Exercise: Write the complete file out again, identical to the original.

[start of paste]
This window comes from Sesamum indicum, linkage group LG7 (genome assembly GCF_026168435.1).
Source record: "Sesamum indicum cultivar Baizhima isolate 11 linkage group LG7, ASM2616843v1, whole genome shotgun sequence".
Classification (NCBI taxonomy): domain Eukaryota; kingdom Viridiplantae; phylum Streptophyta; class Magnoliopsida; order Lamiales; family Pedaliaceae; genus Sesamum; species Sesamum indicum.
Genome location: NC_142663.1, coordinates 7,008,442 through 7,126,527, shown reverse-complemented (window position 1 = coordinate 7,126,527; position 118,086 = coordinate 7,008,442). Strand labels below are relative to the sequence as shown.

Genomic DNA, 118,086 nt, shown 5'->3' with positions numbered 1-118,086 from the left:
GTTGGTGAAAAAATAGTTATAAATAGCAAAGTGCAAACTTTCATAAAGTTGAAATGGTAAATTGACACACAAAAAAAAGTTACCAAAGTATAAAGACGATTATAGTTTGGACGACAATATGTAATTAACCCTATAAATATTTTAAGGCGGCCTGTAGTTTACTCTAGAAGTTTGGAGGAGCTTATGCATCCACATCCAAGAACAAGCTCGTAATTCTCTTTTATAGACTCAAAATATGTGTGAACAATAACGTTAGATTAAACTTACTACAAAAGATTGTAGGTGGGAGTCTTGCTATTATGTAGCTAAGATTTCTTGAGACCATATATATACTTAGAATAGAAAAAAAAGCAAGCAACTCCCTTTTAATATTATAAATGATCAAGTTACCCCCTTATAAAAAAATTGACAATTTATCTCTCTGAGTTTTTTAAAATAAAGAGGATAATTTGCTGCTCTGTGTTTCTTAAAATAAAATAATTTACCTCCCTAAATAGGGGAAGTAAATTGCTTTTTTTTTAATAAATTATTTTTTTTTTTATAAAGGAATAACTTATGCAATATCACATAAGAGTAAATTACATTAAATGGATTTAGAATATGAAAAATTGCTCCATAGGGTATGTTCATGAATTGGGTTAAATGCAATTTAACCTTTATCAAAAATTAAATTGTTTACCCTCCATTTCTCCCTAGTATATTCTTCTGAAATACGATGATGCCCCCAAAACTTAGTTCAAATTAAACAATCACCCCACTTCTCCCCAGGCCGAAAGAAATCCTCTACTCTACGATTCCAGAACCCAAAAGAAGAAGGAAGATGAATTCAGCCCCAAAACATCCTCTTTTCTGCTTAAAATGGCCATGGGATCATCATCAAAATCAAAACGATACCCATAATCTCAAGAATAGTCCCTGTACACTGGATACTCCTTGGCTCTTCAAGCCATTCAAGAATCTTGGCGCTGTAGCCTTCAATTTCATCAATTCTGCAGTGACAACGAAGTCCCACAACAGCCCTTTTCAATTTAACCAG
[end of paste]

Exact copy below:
This window comes from Sesamum indicum, linkage group LG7 (genome assembly GCF_026168435.1).
Source record: "Sesamum indicum cultivar Baizhima isolate 11 linkage group LG7, ASM2616843v1, whole genome shotgun sequence".
Classification (NCBI taxonomy): domain Eukaryota; kingdom Viridiplantae; phylum Streptophyta; class Magnoliopsida; order Lamiales; family Pedaliaceae; genus Sesamum; species Sesamum indicum.
Genome location: NC_142663.1, coordinates 7,008,442 through 7,126,527, shown reverse-complemented (window position 1 = coordinate 7,126,527; position 118,086 = coordinate 7,008,442). Strand labels below are relative to the sequence as shown.

Genomic DNA, 118,086 nt, shown 5'->3' with positions numbered 1-118,086 from the left:
GTTGGTGAAAAAATAGTTATAAATAGCAAAGTGCAAACTTTCATAAAGTTGAAATGGTAAATTGACACACAAAAAAAAGTTACCAAAGTATAAAGACGATTATAGTTTGGACGACAATATGTAATTAACCCTATAAATATTTTAAGGCGGCCTGTAGTTTACTCTAGAAGTTTGGAGGAGCTTATGCATCCACATCCAAGAACAAGCTCGTAATTCTCTTTTATAGACTCAAAATATGTGTGAACAATAACGTTAGATTAAACTTACTACAAAAGATTGTAGGTGGGAGTCTTGCTATTATGTAGCTAAGATTTCTTGAGACCATATATATACTTAGAATAGAAAAAAAAGCAAGCAACTCCCTTTTAATATTATAAATGATCAAGTTACCCCCTTATAAAAAAATTGACAATTTATCTCTCTGAGTTTTTTAAAATAAAGAGGATAATTTGCTGCTCTGTGTTTCTTAAAATAAAATAATTTACCTCCCTAAATAGGGGAAGTAAATTGCTTTTTTTTTAATAAATTATTTTTTTTTTTATAAAGGAATAACTTATGCAATATCACATAAGAGTAAATTACATTAAATGGATTTAGAATATGAAAAATTGCTCCATAGGGTATGTTCATGAATTGGGTTAAATGCAATTTAACCTTTATCAAAAATTAAATTGTTTACCCTCCATTTCTCCCTAGTATATTCTTCTGAAATACGATGATGCCCCCAAAACTTAGTTCAAATTAAACAATCACCCCACTTCTCCCCAGGCCGAAAGAAATCCTCTACTCTACGATTCCAGAACCCAAAAGAAGAAGGAAGATGAATTCAGCCCCAAAACATCCTCTTTTCTGCTTAAAATGGCCATGGGATCATCATCAAAATCAAAACGATACCCATAATCTCAAGAATAGTCCCTGTACACTGGATACTCCTTGGCTCTTCAAGCCATTCAAGAATCTTGGCGCTGTAGCCTTCAATTTCATCAATTCTGCAGTGACAACGAAGTCCCACAACAGCCCTTTTCAATTTAACCAG